On Sunday, the world marked the centenary of World War I. At exactly 11.11 am on 11 November 1918, the guns fell silent all over the Western Front. The ‘War To End All Wars’ was over. True, the peace following the war carried within it the seeds of World War II. Yet at the time, the reality looming over all the survivors (after all, with 20 million killed, there had been bloodletting on an unprecedented scale) was that the war was over. It was a time, at least for the victors, to think of demobilisation, and a return to ‘A Home Fit for Heroes’.

Apart from the bloodletting, some of the world’s most long-lasting empires had toppled. The last remnant of the Holy Roman Empire, the Hapsburg dynasty which presided over the Dual Monarchy of Austro-Hungary, was swept away, as was the Empire set up over Germany in Paris after France had been defeated in 1870, by the Hohenzollern King of Prussia, and the Romanov Emperors of Russia, who had been swept aside almost two years before the end of the war, in March 1917, by revolution. But not only was an older dynasty, the Ottoman, swept away from Turkey and the Middle East, but the world also lost a truly ancient title, one which predated the others which had been ended, as well as those which had survived, except that of the Emperor of Japan: the Khalifa.

The Khalifa had been a historical enemy of the Hapsburgs for centuries, and a little later of the Romanovs. However, when World War I actually started, the Ottomans were allies of the Hapsburgs in the Triple Alliance, while remaining enemies of the Romanovs, who were in the Triple Entente. However, while World War I saw not just the adjustment of borders, it did not cause a wholesale division of the conquered territories. Except in the case of Ottoman Turkey. Shorn of the Middle East and Africa, it was able to form the Republic of Turkey under Mustafa Kemal. That Republic signed the last peace treaty of World War I, that of Sèvres in 1924. The first had been that of Versailles, which is now thought to have laid the basis for World War II.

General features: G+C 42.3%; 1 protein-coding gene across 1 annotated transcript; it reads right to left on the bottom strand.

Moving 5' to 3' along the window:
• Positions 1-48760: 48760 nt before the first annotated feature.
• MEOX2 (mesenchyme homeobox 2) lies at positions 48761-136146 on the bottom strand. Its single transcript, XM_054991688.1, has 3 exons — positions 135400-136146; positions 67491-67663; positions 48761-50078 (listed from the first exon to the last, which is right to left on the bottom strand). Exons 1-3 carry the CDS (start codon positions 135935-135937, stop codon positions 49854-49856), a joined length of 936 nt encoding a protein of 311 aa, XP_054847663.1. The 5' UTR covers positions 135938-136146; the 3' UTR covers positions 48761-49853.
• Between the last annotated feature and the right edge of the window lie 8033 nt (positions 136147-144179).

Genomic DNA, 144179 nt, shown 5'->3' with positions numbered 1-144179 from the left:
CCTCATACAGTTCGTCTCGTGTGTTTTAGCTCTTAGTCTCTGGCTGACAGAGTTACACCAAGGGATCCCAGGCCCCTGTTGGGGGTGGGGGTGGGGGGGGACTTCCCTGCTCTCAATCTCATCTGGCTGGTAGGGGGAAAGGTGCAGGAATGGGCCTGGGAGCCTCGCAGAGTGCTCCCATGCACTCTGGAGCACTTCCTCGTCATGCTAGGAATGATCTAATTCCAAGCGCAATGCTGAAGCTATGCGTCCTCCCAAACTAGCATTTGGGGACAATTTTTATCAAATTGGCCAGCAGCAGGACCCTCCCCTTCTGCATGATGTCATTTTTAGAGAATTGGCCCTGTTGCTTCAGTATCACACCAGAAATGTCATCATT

After all of that suffering, after the horror of the trenches dug across the Western Front in Belgium and France, Wold War I turned more into a prelude to World War II. It has been argued that the allies had no choice but to impose harsh conditions on Germany, because they faced their own domestic opinions, but the result was the failure to meet these conditions even by the harshest of measures, leading to the Great Depression and to German hyperinflation (in one symbolic incident, someone had to carry notes in a basket, to buy bread; someone else stole the basket, throwing away the virtually valueless notes). That in turn led to the rise of fascism, especially Mussolini in Italy and Hitler in Germany. This led to World War II.

One of the underemphasised aspects of World War I was the liberation of the colonies. There was no immediate move towards decolonisation. Indeed, except for Ireland, which escaped from British clutches, it is difficult to think of a colony getting independence. However, that was when the Baltic countries (Latvia, Lithuania and Estonia) first won independence. Russia, or rather the USSR, reabsorbed them after World War II. The greatest colony of them all, India, saw an uptick in independence activity.

There was the notorious massacre at Jalianwala Bagh, in Amritsar, and there was the Khilafat Movement. Initially a movement by Muslims to prevent the Ottoman Caliphate from being abolished, it became part of the Congress Party’s independence movement. Independence would only take place after World War II, but the seeds had been sown.